Lions need a tamer, the sooner the better
Ex-Lions Sasikumar, Duric hope new national coach is appointed soon
With just six months to go to the AFF Suzuki Cup, Singapore need to appoint a national coach soon.
The coach's position has been vacant for three weeks following V. Sundram Moorthy's resignation after close to two years at the helm.
When contacted yesterday, the Football Association of Singapore said that there were no updates on the coaching situation.
Former international R. Sasikumar, who famously scored the "Shoulder Blade of God" goal to help Singapore beat Vietnam in the final of the 1998 Asean Football Championship, told The New Paper yesterday: "You get rid of a coach and you wait three weeks to appoint another one.
"By the time you do, it'll be almost a month. I really don't know what sort of planning this is because I think most of the coaches would have been at the draw."
He was referring to yesterday's AFF Suzuki Cup draw in Jakarta, which saw the Lions drawn in a tough group (See right and report below).
"I don't think we even sent a coach. It's not an ideal start to a tournament."
Almost to a man, past and present national players agreed that a national coach needs to be found soon.
National goalkeeper Hassan Sunny, who plays for Thai League 2 club Army United, hopes that the incoming coach is someone who can help the team gel well and rectify the problems they have faced over the last two years.
He said: "It's not impossible, we need to sort ourselves out first.
"I hope that with this new coach, we can have a different approach. I hope that the new coach can bring a new mindset to the team.
"We need to score more and concede fewer goals."
Former national striker Aleksandar Duric added: "If we can organise a team, we can play good football too. It would be ideal if we could find someone to take the national team as soon as possible.
"It would be good if we could find somebody who understands our football and who knows our players."
Sasikumar added: "Whoever comes on board needs to come up with a plan to see how he's going to prepare the team and that's going to be important.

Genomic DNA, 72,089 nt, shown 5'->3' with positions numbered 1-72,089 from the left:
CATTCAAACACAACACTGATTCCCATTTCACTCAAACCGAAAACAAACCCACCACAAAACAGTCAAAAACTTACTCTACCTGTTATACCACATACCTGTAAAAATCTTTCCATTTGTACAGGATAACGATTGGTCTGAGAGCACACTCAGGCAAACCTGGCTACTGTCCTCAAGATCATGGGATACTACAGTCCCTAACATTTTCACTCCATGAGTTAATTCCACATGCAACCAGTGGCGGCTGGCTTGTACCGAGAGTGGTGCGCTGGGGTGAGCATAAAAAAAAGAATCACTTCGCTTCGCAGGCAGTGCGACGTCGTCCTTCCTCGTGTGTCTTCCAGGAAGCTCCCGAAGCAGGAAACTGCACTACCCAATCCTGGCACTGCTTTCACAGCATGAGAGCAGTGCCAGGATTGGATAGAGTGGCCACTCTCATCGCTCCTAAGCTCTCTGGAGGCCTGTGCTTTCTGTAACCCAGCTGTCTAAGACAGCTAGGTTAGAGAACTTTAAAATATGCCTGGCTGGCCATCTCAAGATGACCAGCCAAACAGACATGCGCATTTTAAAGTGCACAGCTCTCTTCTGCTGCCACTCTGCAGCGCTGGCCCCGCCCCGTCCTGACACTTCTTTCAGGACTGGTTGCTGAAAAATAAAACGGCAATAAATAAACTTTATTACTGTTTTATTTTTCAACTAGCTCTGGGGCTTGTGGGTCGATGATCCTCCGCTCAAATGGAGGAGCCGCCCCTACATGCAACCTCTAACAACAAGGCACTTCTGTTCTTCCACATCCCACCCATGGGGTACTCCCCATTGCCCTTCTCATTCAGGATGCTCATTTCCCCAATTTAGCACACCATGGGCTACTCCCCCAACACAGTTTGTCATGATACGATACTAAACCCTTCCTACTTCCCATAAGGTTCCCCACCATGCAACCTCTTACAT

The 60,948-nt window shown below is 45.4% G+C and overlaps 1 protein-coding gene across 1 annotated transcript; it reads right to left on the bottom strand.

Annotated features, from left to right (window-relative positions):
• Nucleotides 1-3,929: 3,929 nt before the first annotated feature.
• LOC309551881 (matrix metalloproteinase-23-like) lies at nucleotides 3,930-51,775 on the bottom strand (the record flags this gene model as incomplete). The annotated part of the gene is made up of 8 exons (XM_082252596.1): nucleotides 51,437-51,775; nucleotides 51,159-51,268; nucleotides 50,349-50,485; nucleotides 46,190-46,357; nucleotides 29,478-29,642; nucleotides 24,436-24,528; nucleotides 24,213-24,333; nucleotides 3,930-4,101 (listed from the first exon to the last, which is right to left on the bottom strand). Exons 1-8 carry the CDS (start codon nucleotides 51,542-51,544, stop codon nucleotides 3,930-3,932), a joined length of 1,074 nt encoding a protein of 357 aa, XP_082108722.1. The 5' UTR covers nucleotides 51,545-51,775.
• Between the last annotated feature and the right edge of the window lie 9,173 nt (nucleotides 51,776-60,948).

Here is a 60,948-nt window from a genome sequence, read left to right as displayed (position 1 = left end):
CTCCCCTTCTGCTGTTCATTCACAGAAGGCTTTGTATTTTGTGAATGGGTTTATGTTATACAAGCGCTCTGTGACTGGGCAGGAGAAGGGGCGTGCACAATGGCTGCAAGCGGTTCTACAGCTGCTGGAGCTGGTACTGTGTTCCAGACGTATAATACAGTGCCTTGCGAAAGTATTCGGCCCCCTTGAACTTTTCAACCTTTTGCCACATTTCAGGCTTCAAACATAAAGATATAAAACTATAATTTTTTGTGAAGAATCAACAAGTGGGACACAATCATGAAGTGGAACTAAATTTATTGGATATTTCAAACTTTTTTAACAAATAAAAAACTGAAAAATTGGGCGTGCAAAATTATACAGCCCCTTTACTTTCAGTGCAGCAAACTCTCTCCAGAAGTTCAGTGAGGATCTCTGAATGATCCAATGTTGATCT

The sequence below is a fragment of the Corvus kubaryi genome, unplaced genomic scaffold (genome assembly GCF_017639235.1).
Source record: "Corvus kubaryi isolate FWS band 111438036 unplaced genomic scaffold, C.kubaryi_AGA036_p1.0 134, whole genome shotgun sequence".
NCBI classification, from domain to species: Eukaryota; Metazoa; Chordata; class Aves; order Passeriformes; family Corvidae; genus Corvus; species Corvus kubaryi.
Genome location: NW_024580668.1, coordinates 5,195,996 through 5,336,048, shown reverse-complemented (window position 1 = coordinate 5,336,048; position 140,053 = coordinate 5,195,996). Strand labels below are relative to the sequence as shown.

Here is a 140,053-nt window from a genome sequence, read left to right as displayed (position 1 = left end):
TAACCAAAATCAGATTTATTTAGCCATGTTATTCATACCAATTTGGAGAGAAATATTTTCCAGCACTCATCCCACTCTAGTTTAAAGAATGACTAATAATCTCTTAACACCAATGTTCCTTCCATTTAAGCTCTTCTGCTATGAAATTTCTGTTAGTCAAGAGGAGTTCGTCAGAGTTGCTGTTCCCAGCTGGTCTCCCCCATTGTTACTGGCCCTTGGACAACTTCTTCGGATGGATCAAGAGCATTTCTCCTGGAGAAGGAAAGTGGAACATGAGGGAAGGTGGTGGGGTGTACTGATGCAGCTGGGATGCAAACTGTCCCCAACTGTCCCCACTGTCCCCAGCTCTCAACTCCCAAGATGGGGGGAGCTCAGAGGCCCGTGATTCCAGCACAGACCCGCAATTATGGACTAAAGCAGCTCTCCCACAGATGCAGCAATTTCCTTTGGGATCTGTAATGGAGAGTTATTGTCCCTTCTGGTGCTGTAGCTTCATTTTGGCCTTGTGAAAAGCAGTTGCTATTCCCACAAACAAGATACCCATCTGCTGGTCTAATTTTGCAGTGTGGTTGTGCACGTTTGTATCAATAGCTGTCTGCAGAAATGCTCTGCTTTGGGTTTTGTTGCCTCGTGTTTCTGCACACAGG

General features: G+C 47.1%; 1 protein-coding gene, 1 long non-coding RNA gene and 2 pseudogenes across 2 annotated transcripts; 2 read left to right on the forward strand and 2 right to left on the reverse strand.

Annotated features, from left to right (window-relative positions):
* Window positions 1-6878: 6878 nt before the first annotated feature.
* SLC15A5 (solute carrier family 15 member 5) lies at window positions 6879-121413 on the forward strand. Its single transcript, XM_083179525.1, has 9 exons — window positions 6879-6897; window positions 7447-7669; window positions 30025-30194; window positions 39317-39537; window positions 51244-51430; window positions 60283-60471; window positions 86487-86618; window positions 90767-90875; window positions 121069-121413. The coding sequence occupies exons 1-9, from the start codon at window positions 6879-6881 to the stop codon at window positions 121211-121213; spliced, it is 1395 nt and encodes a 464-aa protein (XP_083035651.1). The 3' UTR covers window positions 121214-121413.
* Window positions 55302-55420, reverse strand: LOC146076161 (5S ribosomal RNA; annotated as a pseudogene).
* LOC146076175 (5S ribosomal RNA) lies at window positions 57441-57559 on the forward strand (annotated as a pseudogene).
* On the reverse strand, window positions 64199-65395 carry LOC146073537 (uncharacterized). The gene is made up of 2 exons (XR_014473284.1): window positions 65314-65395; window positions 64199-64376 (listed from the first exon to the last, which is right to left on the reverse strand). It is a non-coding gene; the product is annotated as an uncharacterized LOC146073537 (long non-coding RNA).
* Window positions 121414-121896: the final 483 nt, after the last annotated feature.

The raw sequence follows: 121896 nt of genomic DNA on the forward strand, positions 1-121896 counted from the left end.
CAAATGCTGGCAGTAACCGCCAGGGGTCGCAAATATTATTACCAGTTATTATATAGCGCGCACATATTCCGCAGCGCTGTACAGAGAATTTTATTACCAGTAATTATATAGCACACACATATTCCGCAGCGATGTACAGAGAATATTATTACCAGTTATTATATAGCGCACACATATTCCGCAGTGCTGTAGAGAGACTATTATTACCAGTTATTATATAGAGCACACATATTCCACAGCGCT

"The lead-up is going to be key, so it really depends on who is in the hot seat."
Sundram, who was appointed national coach six months before the 2016 Suzuki Cup, had a baptism of fire.
It was a torrid spell for him as the Lions finished with only one point and one goal - their worst campaign since the competition's inauguration in 1996.
AFF SUZUKI CUP 2018
- Brunei or Timor Leste
- Nov 9: v Indonesia (home)
- Nov 13: v Philippines (away)
- Nov 21: v Timor Leste or Brunei (home)
- Nov 25: v Thailand (away)
* Home games at National Stadium
Hariss: Capitalise on home edge in Suzuki Cup group stage
The Singapore national team were yesterday drawn in a tough group for this year's AFF Suzuki Cup tournament, which kicks off in November.
The Lions found themselves in Group B with defending champions Thailand, Philippines, Indonesia and a qualifier.
It is the same draw they had in the previous edition, with the only change being Brunei or Timor Leste, who will fight for the remaining spot in a qualifying round in September.
This year's revamped tournament will see teams play two home and two away games, a change from the previous format where the teams only played in host countries.
Singapore's home matches are against Indonesia and either Brunei or Timor Leste.
They will play away to Thailand and the Philippines.
But the change was welcomed by former and current players, who feel the new format could help to boost football in the region.
National captain Hariss Harun said: "This will be a tough fight, with Thailand and Indonesia in our group.
"We may not be favourites to win the Suzuki Cup but we need to capitalise on our home- ground advantage to get a good start in our campaign.
"We hope that the fans will come down to support us when we play at home.
"The away games will be tough but in football, anything can happen and I believe that we can achieve a good result in the tournament. We have big ambitions, but we've got to stay humble and work really hard because of the quality of the teams we will face."
Despite the team's poor showings and their unfavourable draw, former national striker Aleksandar Duric feels that not all hope is lost.
Duric, who was part of the Lions team that won the 2012 edition, told The New Paper: "We need more exposure for football in the region and this is the perfect opportunity to bring big crowds."
Former goalkeeper Lionel Lewis believes that going in as underdogs could work in the Lions' favour.
The 2004 AFF Championship's Most Valuable Player said: "The pressure is on the powerhouses to perform. There aren't a lot of expectations for us. If we play our games well, take our chances, you'll never know."